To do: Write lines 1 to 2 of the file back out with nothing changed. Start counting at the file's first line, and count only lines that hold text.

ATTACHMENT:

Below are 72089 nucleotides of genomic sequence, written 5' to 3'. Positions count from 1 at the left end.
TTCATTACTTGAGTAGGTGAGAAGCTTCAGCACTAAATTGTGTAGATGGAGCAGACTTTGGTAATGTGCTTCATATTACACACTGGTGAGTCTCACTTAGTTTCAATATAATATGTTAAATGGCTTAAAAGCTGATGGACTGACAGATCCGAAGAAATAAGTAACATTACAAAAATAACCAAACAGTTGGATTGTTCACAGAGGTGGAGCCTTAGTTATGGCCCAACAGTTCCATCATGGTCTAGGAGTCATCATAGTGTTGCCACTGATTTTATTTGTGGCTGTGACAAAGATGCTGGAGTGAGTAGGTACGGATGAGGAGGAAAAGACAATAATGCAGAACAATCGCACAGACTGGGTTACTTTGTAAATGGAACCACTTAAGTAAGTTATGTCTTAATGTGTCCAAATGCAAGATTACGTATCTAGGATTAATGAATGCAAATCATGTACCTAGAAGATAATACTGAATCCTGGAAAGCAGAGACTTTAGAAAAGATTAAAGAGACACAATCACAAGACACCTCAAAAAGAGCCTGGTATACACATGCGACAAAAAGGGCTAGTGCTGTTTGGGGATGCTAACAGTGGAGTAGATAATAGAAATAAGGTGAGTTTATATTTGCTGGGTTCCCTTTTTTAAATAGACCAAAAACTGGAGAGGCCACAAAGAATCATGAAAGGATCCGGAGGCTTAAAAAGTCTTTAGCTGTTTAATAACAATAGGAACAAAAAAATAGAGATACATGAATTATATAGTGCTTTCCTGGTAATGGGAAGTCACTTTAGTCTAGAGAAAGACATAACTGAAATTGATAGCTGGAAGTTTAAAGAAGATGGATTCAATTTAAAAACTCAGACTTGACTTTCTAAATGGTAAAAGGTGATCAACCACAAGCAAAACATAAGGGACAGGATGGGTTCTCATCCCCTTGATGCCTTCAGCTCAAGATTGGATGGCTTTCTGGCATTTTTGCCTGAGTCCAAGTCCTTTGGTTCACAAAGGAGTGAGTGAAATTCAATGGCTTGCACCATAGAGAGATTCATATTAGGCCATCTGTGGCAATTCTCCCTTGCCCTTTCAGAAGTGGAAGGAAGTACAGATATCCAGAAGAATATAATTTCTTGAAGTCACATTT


Below are 72089 nucleotides of genomic sequence, written 5' to 3'. Positions count from 1 at the left end.
TTCATTACTTGAGTAGGTGAGAAGCTTCAGCACTAAATTGTGTAGATGGAGCAGACTTTGGTAATGTGCTTCATATTACACACTGGTGAGTCTCACTTAGTTTCAATATAATATGTTAAATGGCTTAAAAGCTGATGGACTGACAGATCCGAAGAAATAAGTAACATTACAAAAATAACCAAACAGTTGGATTGTTCACAGAGGTGGAGCCTTAGTTATGGCCCAACAGTTCCATCATGGTCTAGGAGTCATCATAGTGTTGCCACTGATTTTATTTGTGGCTGTGACAAAGATGCTGGAGTGAGTAGGTACGGATGAGGAGGAAAAGACAATAATGCAGAACAATCGCACAGACTGGGTTACTTTGTAAATGGAACCACTTAAGTAAGTTATGTCTTAATGTGTCCAAATGCAAGATTACGTATCTAGGATTAATGAATGCAAATCATGTACCTAGAAGATAATACTGAATCCTGGAAAGCAGAGACTTTAGAAAAGATTAAAGAGACACAATCACAAGACACCTCAAAAAGAGCCTGGTATACACATGCGACAAAAAGGGCTAGTGCTGTTTGGGGATGCTAACAGTGGAGTAGATAATAGAAATAAGGTGAGTTTATATTTGCTGGGTTCCCTTTTTTAAATAGACCAAAAACTGGAGAGGCCACAAAGAATCATGAAAGGATCCGGAGGCTTAAAAAGTCTTTAGCTGTTTAATAACAATAGGAACAAAAAAATAGAGATACATGAATTATATAGTGCTTTCCTGGTAATGGGAAGTCACTTTAGTCTAGAGAAAGACATAACTGAAATTGATAGCTGGAAGTTTAAAGAAGATGGATTCAATTTAAAAACTCAGACTTGACTTTCTAAATGGTAAAAGGTGATCAACCACAAGCAAAACATAAGGGACAGGATGGGTTCTCATCCCCTTGATGCCTTCAGCTCAAGATTGGATGGCTTTCTGGCATTTTTGCCTGAGTCCAAGTCCTTTGGTTCACAAAGGAGTGAGTGAAATTCAATGGCTTGCACCATAGAGAGATTCATATTAGGCCATCTGTGGCAATTCTCCCTTGCCCTTTCAGAAGTGGAAGGAAGTACAGATATCCAGAAGAATATAATTTCTTGAAGTCACATTT